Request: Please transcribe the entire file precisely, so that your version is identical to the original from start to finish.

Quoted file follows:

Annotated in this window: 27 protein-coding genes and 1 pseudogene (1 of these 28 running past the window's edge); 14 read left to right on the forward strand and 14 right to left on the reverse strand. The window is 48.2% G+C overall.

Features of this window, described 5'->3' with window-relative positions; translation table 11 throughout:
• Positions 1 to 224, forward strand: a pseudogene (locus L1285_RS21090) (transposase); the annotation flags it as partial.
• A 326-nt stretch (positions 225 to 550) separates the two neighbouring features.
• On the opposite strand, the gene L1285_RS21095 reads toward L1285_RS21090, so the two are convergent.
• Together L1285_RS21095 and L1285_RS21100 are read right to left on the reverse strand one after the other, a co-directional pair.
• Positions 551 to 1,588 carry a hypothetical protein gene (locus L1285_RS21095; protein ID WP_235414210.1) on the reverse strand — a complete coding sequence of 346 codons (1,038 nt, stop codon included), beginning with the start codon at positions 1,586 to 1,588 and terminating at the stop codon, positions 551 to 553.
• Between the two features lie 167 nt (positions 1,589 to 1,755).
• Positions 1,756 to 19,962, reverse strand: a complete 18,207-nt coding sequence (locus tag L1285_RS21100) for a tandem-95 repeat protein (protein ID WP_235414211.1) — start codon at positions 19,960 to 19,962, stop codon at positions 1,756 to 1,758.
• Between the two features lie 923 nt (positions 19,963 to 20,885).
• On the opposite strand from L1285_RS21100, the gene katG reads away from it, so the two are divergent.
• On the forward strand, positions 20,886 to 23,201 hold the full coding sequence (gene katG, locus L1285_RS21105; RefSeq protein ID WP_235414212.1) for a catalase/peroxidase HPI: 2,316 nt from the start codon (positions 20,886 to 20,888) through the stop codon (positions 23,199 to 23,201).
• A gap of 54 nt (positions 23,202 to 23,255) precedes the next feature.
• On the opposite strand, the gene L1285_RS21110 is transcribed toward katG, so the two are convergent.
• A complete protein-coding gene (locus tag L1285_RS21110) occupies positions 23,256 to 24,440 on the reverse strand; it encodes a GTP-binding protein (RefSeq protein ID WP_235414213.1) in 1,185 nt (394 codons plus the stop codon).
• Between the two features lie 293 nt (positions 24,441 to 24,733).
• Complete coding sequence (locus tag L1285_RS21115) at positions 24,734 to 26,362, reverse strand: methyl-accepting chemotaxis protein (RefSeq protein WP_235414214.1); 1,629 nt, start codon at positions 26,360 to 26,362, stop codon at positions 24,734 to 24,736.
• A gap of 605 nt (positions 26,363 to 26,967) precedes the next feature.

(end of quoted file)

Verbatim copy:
Annotated in this window: 27 protein-coding genes and 1 pseudogene (1 of these 28 running past the window's edge); 14 read left to right on the forward strand and 14 right to left on the reverse strand. The window is 48.2% G+C overall.

Features of this window, described 5'->3' with window-relative positions; translation table 11 throughout:
• Positions 1 to 224, forward strand: a pseudogene (locus L1285_RS21090) (transposase); the annotation flags it as partial.
• A 326-nt stretch (positions 225 to 550) separates the two neighbouring features.
• On the opposite strand, the gene L1285_RS21095 reads toward L1285_RS21090, so the two are convergent.
• Together L1285_RS21095 and L1285_RS21100 are read right to left on the reverse strand one after the other, a co-directional pair.
• Positions 551 to 1,588 carry a hypothetical protein gene (locus L1285_RS21095; protein ID WP_235414210.1) on the reverse strand — a complete coding sequence of 346 codons (1,038 nt, stop codon included), beginning with the start codon at positions 1,586 to 1,588 and terminating at the stop codon, positions 551 to 553.
• Between the two features lie 167 nt (positions 1,589 to 1,755).
• Positions 1,756 to 19,962, reverse strand: a complete 18,207-nt coding sequence (locus tag L1285_RS21100) for a tandem-95 repeat protein (protein ID WP_235414211.1) — start codon at positions 19,960 to 19,962, stop codon at positions 1,756 to 1,758.
• Between the two features lie 923 nt (positions 19,963 to 20,885).
• On the opposite strand from L1285_RS21100, the gene katG reads away from it, so the two are divergent.
• On the forward strand, positions 20,886 to 23,201 hold the full coding sequence (gene katG, locus L1285_RS21105; RefSeq protein ID WP_235414212.1) for a catalase/peroxidase HPI: 2,316 nt from the start codon (positions 20,886 to 20,888) through the stop codon (positions 23,199 to 23,201).
• A gap of 54 nt (positions 23,202 to 23,255) precedes the next feature.
• On the opposite strand, the gene L1285_RS21110 is transcribed toward katG, so the two are convergent.
• A complete protein-coding gene (locus tag L1285_RS21110) occupies positions 23,256 to 24,440 on the reverse strand; it encodes a GTP-binding protein (RefSeq protein ID WP_235414213.1) in 1,185 nt (394 codons plus the stop codon).
• Between the two features lie 293 nt (positions 24,441 to 24,733).
• Complete coding sequence (locus tag L1285_RS21115) at positions 24,734 to 26,362, reverse strand: methyl-accepting chemotaxis protein (RefSeq protein WP_235414214.1); 1,629 nt, start codon at positions 26,360 to 26,362, stop codon at positions 24,734 to 24,736.
• A gap of 605 nt (positions 26,363 to 26,967) precedes the next feature.